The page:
Harvard Educational Review
  1. Summer 2009 Issue »

    Youth Voices

    Another Obstacle?

    Monica Wang
    7th grade, Kent Denver School, Englewood, Colorado

    How many times have I stated firmly in my head that Kent Denver would be the only school I would ever go to? Far too many. Over obstacles I’ve overcome, my resolve to stay in Kent only strengthened. However, Kent is a private school. The expense is high. Now, Barack Obama has been elected president. I think to myself now, with more than a hint of fear, “Won’t this affect my school?” Days swept by me, but still, the worry remained in my mind. Mom tried to get through my thoughts, asking me what was wrong, but she gained nothing. I knew she wouldn’t understand my conflict of emotions. Inside though, her voice was only a fine needle buried in a thousand others. My jumbled head couldn’t bear it anymore, so I buried myself with homework and studying. More time passed this way, but this method didn’t work either. I had to solve this endless and mindless worrying. I knew that President Obama only wanted to support the public schools, so I had to do some research on what he wanted to do for private schools. Since nothing caught my eye, I felt quite victorious as well as jubilant. I was just about to shift websites when a threeletter word caught my attention: TAX. I thought once again, my mind doing the calculations as fast as it could. I knew then that Obama would start taxing more heavily people that could afford to go to private schools. My mom and dad were already trying extremely hard to keep up with the expenses of my school, and I couldn’t do much to help them. I knew then, that the possibility of leaving Kent and going to another school was much greater than I thought it could be.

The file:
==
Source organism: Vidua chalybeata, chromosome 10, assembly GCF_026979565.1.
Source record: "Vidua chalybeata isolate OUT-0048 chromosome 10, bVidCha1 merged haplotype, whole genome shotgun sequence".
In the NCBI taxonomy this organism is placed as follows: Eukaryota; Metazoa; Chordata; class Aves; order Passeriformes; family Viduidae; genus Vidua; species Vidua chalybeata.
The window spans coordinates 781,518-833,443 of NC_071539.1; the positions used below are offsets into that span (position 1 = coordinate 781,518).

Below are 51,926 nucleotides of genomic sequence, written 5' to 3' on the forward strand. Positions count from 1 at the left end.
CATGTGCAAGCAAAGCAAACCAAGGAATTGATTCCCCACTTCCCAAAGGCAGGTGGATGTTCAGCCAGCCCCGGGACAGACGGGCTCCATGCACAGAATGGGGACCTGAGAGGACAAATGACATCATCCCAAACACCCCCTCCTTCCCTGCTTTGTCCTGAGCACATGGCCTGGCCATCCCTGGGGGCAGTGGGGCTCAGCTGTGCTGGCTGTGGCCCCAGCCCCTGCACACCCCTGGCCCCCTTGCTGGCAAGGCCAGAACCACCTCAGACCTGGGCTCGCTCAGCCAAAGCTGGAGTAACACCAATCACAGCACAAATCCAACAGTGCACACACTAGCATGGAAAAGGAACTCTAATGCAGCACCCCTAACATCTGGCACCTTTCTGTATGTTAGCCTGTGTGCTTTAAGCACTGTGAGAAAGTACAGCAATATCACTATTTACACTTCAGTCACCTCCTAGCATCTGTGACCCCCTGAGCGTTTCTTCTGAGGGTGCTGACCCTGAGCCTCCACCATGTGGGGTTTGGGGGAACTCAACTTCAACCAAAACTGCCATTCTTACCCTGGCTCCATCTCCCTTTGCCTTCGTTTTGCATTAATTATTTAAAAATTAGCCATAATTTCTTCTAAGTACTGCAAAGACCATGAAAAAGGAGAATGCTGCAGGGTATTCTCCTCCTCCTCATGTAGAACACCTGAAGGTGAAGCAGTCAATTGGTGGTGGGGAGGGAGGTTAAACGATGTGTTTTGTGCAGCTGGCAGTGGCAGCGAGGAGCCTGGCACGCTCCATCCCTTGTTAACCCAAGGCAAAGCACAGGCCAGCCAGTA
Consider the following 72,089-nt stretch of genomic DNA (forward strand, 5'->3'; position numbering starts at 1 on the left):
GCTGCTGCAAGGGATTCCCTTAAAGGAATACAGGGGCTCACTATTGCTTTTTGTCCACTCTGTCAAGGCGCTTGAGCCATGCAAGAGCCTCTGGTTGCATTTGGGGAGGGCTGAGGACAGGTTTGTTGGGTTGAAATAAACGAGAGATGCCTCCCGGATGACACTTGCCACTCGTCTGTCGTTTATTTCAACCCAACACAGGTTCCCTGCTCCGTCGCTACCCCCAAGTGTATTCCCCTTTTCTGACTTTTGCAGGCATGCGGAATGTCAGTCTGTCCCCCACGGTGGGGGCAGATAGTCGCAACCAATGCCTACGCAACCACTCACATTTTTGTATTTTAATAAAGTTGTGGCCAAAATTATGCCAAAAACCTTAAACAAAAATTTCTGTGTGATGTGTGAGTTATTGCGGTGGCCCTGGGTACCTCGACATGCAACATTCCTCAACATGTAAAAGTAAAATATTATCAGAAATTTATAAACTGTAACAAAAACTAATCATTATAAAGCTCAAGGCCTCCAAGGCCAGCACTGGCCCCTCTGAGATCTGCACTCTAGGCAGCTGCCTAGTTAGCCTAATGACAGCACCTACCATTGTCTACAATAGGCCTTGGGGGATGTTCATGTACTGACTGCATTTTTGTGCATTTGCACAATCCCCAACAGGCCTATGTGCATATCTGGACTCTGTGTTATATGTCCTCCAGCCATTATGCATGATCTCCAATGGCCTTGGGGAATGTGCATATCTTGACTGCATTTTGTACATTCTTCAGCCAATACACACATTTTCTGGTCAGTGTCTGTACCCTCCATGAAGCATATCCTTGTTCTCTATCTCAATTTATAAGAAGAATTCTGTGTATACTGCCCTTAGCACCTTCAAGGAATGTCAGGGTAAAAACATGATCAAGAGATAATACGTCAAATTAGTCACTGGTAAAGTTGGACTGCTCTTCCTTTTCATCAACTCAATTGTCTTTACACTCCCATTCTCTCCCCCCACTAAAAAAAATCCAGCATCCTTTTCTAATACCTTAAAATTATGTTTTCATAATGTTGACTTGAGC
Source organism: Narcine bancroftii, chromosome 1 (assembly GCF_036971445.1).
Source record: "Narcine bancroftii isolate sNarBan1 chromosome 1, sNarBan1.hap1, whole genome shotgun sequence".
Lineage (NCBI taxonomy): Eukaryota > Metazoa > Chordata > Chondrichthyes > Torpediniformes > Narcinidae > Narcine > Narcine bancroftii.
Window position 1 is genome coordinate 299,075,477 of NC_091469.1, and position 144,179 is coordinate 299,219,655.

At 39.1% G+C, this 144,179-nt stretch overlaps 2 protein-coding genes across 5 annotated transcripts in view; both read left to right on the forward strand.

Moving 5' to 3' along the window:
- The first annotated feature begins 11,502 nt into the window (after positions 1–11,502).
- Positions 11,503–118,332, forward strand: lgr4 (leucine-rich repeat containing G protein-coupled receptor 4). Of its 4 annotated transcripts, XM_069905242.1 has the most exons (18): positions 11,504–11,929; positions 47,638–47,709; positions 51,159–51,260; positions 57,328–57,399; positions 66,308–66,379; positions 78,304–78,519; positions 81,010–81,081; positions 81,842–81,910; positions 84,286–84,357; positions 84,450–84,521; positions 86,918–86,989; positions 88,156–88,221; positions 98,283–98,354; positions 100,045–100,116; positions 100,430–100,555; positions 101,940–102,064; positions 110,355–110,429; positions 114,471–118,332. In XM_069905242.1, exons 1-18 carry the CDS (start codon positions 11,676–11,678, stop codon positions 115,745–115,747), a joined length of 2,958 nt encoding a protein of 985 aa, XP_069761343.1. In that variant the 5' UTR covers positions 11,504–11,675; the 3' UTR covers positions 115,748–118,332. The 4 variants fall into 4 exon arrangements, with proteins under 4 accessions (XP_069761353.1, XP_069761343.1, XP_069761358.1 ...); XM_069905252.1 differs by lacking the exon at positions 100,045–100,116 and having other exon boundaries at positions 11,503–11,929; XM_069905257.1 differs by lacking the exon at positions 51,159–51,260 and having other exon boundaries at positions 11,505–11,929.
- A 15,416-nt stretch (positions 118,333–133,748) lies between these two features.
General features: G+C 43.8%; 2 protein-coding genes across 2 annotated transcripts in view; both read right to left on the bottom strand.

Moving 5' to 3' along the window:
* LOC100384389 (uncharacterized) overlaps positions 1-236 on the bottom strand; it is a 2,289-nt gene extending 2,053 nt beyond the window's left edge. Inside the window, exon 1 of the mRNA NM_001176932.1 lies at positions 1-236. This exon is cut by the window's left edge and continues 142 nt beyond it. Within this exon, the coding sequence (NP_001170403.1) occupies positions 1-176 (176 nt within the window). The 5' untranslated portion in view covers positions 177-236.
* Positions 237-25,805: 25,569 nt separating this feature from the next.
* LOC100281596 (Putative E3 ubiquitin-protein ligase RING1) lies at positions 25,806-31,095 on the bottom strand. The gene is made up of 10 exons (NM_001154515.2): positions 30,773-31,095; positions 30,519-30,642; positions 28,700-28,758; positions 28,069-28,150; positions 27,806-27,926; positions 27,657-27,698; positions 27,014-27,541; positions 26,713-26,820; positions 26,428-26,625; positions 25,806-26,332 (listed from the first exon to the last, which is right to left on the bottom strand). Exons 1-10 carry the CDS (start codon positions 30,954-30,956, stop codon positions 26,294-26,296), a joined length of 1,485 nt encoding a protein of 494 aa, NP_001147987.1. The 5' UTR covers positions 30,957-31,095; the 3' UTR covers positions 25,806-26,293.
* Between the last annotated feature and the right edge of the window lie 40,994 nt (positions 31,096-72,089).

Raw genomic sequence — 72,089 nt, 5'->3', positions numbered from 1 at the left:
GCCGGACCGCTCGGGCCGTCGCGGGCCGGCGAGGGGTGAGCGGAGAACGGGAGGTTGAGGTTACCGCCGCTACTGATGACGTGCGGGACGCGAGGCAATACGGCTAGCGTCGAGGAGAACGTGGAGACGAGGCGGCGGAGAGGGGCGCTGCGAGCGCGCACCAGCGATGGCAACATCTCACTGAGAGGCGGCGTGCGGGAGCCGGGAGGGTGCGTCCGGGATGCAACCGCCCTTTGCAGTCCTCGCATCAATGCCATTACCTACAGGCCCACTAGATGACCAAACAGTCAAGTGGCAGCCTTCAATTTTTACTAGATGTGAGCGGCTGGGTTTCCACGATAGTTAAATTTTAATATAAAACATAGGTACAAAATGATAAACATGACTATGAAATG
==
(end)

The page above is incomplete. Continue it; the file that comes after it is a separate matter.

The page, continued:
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    Summer 2009 Issue

    Abstracts

    Editors’ Introduction
    Note to Educators
    Hope Required When Growing Roses in Concrete
    Jeffrey M. R. Duncan-Andrade
    A Dialogue
    Our Selves, Our Students, and Obama
    Jennifer McLaughlin and Kim Kelly
    President Obama and Education
    The Possibility for Dramatic Improvements in Teaching and Learning
    Linda Darling-Hammond
    Promise and Peril
    Charter Schools, Urban School Reform, and the Obama Administration
    Charles Payne and Tim Knowles
    Reclaiming Our Freedom to Teach
    Education Reform in the Obama Era
    Megan Behrent
    Obama’s Dilemma
    Postpartisan Politics and the Crisis of American Education
    Henry A. Giroux
    Second-Class Integration
    A Historical Perspective for a Contemporary Agenda
    Vanessa Siddle Walker
    Equity and Empathy
    Toward Racial and Educational Achievement in the Obama Era
    Prudence L. Carter
    It Wasn’t Easy to Get Here
    Kathleen Mayse
    Obama, Where Art Thou?
    Hoping for Change in U.S. Education Policy
    Wayne Au
    Praise Song for Teachers
    A Call to Action
    Ariane White
    Educating Latino Immigrant Students in the Twenty-First Century
    Principles for the Obama Administration
    Carola Suárez-Orozco and Marcelo Suárez-Orozco
    Education for Everyday People
    Obstacles and Opportunities Facing the Obama Administration
    Gloria Ladson-Billings
    An Insurrectionary Generation
    Young People, Poverty, Education, and Obama
    Jay Gillen
    An Earned Insurgency
    Quality Education as a Constitutional Right
    Robert P. Moses
    Barack Obama and the Fight for Public Education
    William Ayers
    Coda: The Slow Fuse of Change
    Obama, the Schools, Imagination, and Convergence
    Maxine Greene